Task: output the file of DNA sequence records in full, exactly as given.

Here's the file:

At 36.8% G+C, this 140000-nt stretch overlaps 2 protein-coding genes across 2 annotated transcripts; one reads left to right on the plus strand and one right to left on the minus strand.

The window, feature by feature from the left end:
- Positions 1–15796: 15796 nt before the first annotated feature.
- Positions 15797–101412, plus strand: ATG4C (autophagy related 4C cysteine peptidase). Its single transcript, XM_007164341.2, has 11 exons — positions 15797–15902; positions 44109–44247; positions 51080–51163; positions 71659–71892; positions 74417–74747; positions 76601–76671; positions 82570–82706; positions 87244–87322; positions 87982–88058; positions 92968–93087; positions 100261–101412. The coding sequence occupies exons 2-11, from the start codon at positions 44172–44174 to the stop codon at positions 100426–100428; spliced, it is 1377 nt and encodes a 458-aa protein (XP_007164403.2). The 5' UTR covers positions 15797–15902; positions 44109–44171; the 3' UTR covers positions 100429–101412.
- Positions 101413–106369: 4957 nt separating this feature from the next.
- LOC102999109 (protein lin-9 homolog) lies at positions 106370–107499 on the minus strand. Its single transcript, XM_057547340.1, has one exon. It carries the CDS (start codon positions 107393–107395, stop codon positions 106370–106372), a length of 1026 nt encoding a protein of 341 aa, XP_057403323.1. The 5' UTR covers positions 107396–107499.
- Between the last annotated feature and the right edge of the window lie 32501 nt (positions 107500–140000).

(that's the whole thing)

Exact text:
At 36.8% G+C, this 140000-nt stretch overlaps 2 protein-coding genes across 2 annotated transcripts; one reads left to right on the plus strand and one right to left on the minus strand.

The window, feature by feature from the left end:
- Positions 1–15796: 15796 nt before the first annotated feature.
- Positions 15797–101412, plus strand: ATG4C (autophagy related 4C cysteine peptidase). Its single transcript, XM_007164341.2, has 11 exons — positions 15797–15902; positions 44109–44247; positions 51080–51163; positions 71659–71892; positions 74417–74747; positions 76601–76671; positions 82570–82706; positions 87244–87322; positions 87982–88058; positions 92968–93087; positions 100261–101412. The coding sequence occupies exons 2-11, from the start codon at positions 44172–44174 to the stop codon at positions 100426–100428; spliced, it is 1377 nt and encodes a 458-aa protein (XP_007164403.2). The 5' UTR covers positions 15797–15902; positions 44109–44171; the 3' UTR covers positions 100429–101412.
- Positions 101413–106369: 4957 nt separating this feature from the next.
- LOC102999109 (protein lin-9 homolog) lies at positions 106370–107499 on the minus strand. Its single transcript, XM_057547340.1, has one exon. It carries the CDS (start codon positions 107393–107395, stop codon positions 106370–106372), a length of 1026 nt encoding a protein of 341 aa, XP_057403323.1. The 5' UTR covers positions 107396–107499.
- Between the last annotated feature and the right edge of the window lie 32501 nt (positions 107500–140000).